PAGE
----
Smoke billows from Jinnah International Airport in Karachi
during the attack. REUTERS/Athar Hussain
Taliban militants disguised as security forces stormed
into Pakistan's busiest airport, triggering an all-night battle
in which at least 27 people were killed.
The assault on Jinnah International Airport in Karachi,
Pakistan's sprawling commercial hub of 18 million people, all
but destroys prospects for peace talks between the Pakistani
Taliban and the government of Prime Minister Nawaz Sharif.
It deals a heavy blow to Sharif's efforts to attract foreign
investors to revive economic growth, and raises questions
about security at Pakistan's main installations.
Shahidullah Shahid, a Taliban spokesman, said: "The main goal
of this attack was to damage the government, including by
hijacking planes and destroying state installations."
Just before midnight, 10 gunmen in military uniforms armed
with automatic rifles and rocket-propelled grenades arrived
at the cargo terminal in two minivans, then shot their way
The militants split into two groups, with one attacking a
gate called Fokker to create a diversion, and the other
trying to take over the cargo terminal, police said.
"They operated in pairs. That's why their bodies were found
lying in pairs," said senior police officer Raja Umar
Khattab. He said the militants had fired rockets at passenger
planes but missed. "It seems there was some ill-planning on
Passengers were evacuated and all flights were diverted.
Officials said no aircraft had been damaged.
Gun battles went on for five hours until security forces
regained control of the airport at dawn, and television
pictures showed fire raging as ambulances ferried casualties
Another security source said the militants were highly
trained and had carried large backpacks filled with dried
fruit and water, suggesting they were in for a long siege.
At least three loud explosions were heard, apparently from
militants wearing suicide belts blowing themselves up.
A spokesman for the paramilitary Rangers said a large cache
of arms and ammunition had been recovered from the militants,
and the government said security was being stepped up at all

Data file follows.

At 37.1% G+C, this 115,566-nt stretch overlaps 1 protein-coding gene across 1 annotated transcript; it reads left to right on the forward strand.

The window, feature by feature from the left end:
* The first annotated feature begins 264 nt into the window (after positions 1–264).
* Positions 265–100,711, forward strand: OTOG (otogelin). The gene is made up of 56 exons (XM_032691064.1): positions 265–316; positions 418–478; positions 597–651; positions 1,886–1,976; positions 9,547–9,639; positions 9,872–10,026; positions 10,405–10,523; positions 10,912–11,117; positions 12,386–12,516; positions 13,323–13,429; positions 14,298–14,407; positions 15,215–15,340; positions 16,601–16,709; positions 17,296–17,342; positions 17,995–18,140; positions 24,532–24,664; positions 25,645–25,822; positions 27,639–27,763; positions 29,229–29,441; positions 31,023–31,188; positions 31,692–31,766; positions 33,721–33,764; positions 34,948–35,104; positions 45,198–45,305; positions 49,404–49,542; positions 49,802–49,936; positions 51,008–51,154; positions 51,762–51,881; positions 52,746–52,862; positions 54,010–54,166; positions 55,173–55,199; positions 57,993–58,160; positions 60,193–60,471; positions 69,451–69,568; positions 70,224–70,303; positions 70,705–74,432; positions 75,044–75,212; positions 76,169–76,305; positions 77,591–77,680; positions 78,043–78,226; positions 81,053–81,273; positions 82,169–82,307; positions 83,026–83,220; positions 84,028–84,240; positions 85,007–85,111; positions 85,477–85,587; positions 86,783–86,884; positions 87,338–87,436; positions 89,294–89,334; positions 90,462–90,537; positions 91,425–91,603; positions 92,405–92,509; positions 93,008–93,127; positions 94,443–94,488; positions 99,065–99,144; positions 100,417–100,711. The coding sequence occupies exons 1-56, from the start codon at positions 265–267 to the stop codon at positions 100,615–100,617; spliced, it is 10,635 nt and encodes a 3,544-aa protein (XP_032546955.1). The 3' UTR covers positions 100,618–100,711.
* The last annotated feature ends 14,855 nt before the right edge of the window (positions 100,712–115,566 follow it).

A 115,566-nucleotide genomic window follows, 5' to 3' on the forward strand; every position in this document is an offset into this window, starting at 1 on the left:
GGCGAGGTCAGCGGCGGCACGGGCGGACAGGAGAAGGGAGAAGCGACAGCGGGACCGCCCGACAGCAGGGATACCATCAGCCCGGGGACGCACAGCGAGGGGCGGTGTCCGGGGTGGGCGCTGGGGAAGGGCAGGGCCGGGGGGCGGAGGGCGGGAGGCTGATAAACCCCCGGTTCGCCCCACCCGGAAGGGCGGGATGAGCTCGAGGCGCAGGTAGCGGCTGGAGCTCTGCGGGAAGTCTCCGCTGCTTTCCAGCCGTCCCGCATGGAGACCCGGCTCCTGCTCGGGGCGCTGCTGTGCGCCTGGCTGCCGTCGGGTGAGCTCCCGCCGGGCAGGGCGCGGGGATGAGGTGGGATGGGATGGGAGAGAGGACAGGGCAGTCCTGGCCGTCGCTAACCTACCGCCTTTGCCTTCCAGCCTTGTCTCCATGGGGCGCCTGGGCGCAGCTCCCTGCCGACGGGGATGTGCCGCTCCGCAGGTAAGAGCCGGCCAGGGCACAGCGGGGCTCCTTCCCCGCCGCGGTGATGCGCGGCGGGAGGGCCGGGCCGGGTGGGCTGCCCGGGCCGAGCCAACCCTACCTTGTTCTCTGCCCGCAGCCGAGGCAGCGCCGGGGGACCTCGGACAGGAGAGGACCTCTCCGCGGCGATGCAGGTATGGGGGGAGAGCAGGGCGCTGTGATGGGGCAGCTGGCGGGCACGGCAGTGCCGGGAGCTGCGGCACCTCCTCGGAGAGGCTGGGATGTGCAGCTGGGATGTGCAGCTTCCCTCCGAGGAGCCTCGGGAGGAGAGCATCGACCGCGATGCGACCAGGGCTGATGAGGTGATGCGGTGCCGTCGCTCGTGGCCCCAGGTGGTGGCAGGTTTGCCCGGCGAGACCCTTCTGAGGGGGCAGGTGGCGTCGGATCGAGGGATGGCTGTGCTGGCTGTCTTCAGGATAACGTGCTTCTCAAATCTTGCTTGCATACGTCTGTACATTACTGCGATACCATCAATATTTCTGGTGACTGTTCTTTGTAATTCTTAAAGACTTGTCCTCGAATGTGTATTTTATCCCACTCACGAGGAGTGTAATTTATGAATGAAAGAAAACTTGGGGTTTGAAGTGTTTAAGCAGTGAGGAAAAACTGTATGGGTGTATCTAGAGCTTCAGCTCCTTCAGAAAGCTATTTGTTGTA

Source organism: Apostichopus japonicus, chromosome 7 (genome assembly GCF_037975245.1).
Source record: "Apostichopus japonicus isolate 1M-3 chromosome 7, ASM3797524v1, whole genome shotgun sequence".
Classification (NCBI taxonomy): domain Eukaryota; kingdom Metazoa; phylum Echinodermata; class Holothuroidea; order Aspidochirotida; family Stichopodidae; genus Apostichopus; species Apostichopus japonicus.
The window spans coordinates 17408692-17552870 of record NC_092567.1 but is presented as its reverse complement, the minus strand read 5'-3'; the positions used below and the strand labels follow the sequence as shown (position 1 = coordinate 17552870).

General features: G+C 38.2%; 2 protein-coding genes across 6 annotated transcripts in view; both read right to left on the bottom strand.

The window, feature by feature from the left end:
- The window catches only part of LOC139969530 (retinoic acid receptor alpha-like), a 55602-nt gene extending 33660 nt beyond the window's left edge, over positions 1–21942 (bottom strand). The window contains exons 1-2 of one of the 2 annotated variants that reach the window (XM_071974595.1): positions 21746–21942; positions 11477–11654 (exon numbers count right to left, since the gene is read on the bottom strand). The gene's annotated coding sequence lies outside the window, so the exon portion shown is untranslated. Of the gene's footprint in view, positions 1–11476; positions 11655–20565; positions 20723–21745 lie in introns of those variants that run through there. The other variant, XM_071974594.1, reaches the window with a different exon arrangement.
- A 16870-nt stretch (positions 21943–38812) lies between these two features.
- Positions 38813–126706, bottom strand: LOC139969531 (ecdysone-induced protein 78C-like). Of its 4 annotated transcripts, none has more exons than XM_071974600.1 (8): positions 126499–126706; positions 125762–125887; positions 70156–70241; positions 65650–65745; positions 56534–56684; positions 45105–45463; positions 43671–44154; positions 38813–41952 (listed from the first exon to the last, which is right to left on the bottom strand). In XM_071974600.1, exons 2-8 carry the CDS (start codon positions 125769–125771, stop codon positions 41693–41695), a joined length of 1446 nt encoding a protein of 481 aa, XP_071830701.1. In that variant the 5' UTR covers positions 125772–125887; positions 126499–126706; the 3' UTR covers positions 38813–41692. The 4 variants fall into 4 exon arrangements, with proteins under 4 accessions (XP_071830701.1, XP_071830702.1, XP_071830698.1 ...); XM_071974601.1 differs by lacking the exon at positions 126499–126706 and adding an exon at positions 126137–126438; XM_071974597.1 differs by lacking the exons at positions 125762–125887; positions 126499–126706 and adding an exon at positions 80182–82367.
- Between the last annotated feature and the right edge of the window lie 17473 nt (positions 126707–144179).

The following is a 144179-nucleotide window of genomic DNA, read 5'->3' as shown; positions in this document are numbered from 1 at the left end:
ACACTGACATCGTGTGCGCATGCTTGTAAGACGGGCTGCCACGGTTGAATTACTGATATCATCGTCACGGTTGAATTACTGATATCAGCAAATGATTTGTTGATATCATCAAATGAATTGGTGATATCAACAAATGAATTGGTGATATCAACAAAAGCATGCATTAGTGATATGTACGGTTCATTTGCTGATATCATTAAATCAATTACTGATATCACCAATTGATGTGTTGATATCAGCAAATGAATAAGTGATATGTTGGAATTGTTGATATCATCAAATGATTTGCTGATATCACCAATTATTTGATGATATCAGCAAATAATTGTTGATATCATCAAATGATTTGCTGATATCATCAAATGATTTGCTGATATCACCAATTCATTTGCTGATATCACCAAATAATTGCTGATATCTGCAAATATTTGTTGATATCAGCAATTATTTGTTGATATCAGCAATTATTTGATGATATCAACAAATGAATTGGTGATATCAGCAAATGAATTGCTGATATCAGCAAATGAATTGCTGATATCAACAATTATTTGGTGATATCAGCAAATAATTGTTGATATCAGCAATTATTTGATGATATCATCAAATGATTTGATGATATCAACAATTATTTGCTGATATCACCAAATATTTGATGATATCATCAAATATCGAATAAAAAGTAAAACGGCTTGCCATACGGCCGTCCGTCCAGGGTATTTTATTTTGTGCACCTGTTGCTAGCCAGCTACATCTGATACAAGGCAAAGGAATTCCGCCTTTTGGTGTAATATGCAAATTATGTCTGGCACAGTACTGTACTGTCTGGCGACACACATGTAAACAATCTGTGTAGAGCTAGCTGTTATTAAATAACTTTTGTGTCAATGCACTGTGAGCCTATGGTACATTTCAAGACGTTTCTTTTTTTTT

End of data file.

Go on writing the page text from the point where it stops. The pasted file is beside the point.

"We need to keep extremely vigilant," said Shujaat Azeem,
special assistant to Sharif on aviation.
The Pakistani Taliban, an alliance of insurgent groups
fighting to topple the government and set up a sharia state,
said they had carried out the attack in response to air
strikes on their strongholds near the Afghan border.
Interior Minister Chaudhry Nissar Ali Khan told reporters in
Karachi late on Monday that the militants' apparent aim was
to "damage the airport and planes as well as carry out a
hostage taking". "They had come prepared for the long haul,"
Almost 24 hours after the initial attack, black smoke was
still billowing above the airport and security was tight,
according to a Reuters reporter at the scene.
"At the time of the attack, two planes with passengers were
parked near the runway. Fortunately, all the passengers were
safely taken to the lounge," Chaudhry said. "Pakistan is a
conflict zone, so the threat is everywhere."
The Rangers said that the attackers were ethnic Uzbeks.
Pakistani officials often accuse foreign militants holed up
in lawless areas on the Afghan border of staging attacks
alongside the Pakistani Taliban.
"Three militants blew themselves up and seven were killed by
security forces," Rizwan Akhtar, regional head of the
Rangers, said in televised remarks. "The militants appear to
The death toll included airport security guards and workers
with Pakistan International Airlines.
In separate, unrelated violence, 24 Shi'ite Muslim pilgrims
were killed in a suicide attack near Pakistan's border with
Iran, an official said. A radical Sunni Islamist group
A suspected Taliban suicide bomber also rammed a truck into a
military checkpoint on the border with Afghanistan, killing
four soldiers, military officials said.
Sharif came to power last year promising to find a negotiated
solution to years of violence but, after the attack on the
airport, the peace process looked in trouble.
Karachi is Pakistan's biggest city and home to a vibrant
stock exchange, the central bank and the country's main port.
But it is also a violent and chaotic place, where Taliban
militants and criminal gangs operate freely underground.
Peace talks between the government and the Pakistani Taliban
had been failing in recent months, already dampening hopes of
a negotiated settlement.